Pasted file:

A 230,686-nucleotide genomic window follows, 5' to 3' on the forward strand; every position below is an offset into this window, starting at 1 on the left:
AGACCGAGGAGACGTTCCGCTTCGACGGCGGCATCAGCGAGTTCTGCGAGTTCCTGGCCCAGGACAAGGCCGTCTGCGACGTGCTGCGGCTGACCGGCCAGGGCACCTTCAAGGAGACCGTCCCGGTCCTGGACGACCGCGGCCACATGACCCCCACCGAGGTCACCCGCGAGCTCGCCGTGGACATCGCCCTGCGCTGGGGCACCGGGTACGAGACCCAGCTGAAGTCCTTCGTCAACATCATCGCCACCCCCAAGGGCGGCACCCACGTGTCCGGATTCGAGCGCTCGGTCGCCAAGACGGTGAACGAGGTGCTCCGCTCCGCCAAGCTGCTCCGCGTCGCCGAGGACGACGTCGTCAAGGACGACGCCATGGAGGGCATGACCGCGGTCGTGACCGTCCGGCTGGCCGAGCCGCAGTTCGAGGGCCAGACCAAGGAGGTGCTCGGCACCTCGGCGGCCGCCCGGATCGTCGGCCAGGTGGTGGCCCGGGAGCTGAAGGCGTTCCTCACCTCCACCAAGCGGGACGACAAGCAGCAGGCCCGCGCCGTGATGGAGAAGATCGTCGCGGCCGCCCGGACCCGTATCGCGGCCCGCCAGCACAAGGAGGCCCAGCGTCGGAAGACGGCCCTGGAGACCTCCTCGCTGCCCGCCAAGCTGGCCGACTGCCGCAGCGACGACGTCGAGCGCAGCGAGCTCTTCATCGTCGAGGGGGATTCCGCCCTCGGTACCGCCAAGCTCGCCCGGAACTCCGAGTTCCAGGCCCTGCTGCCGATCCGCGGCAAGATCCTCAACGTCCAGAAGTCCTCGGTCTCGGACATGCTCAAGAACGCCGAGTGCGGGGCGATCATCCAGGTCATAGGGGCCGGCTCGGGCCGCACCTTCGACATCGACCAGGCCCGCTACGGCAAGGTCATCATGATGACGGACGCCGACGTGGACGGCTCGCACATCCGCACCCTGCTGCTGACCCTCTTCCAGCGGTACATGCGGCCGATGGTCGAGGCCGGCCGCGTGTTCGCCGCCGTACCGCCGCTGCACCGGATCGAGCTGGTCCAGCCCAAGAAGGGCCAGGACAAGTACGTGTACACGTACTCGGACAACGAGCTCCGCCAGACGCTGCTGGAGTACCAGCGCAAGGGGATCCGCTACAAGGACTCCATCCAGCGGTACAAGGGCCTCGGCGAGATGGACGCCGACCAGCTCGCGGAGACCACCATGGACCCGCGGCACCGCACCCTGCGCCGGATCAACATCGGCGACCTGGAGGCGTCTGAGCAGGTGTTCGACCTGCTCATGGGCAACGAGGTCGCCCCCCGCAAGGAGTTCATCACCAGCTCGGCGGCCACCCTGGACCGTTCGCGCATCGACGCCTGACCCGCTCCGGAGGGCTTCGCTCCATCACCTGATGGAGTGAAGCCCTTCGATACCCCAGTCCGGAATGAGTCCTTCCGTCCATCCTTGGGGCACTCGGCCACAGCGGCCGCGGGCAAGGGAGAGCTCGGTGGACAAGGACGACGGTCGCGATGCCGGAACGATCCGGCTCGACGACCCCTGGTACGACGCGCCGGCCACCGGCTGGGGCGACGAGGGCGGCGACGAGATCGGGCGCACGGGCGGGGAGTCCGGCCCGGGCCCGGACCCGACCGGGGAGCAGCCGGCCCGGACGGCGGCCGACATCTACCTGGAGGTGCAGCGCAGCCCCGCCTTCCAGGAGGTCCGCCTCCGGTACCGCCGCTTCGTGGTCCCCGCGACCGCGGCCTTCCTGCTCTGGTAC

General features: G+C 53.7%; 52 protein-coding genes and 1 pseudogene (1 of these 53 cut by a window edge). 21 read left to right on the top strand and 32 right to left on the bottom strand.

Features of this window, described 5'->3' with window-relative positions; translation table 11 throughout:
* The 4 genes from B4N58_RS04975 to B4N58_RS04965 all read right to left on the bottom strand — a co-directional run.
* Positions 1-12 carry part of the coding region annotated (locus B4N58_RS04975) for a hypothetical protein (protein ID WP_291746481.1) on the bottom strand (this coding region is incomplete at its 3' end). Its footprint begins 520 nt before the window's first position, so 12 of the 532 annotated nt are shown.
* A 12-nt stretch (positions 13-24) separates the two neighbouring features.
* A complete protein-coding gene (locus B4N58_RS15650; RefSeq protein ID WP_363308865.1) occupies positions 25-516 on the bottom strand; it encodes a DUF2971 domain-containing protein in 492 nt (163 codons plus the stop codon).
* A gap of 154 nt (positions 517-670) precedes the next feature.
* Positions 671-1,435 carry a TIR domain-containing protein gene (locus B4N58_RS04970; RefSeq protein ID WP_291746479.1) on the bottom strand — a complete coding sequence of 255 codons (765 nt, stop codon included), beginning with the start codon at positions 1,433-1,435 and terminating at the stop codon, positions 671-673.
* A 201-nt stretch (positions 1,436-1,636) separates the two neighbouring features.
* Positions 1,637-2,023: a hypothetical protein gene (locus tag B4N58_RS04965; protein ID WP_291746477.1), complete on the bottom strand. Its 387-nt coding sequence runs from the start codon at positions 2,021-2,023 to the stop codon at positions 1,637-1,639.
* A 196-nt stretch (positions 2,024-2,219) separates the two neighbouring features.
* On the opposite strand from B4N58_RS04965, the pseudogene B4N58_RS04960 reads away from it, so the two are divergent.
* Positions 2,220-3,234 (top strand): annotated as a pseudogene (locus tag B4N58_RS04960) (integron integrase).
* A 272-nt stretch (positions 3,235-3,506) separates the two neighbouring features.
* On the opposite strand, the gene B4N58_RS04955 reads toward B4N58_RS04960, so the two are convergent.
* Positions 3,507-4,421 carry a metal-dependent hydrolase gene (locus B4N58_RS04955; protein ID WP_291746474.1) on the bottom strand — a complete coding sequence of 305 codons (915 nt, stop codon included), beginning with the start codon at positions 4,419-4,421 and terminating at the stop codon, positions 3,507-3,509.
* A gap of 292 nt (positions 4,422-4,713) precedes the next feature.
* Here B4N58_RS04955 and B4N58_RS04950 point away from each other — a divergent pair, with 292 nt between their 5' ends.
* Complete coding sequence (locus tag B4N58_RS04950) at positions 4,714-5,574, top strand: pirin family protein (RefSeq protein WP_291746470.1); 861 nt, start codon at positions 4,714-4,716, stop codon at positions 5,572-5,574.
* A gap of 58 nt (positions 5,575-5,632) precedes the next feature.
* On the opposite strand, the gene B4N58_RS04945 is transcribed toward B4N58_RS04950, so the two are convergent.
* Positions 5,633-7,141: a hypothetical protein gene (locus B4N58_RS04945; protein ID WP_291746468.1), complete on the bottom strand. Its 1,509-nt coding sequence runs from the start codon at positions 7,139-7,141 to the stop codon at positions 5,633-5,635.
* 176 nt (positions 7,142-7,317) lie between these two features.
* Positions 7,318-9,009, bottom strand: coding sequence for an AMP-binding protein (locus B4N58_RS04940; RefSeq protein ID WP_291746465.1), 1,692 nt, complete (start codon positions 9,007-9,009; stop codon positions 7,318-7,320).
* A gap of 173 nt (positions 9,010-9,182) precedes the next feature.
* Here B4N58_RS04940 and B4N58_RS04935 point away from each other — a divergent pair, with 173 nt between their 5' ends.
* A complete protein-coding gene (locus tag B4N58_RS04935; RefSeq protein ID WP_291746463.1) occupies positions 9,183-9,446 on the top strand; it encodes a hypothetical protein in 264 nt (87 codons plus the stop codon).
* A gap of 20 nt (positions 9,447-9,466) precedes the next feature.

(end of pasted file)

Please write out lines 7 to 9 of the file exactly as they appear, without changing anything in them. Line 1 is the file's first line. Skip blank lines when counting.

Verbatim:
* A 12-nt stretch (positions 13-24) separates the two neighbouring features.
* A complete protein-coding gene (locus B4N58_RS15650; RefSeq protein ID WP_363308865.1) occupies positions 25-516 on the bottom strand; it encodes a DUF2971 domain-containing protein in 492 nt (163 codons plus the stop codon).
* A gap of 154 nt (positions 517-670) precedes the next feature.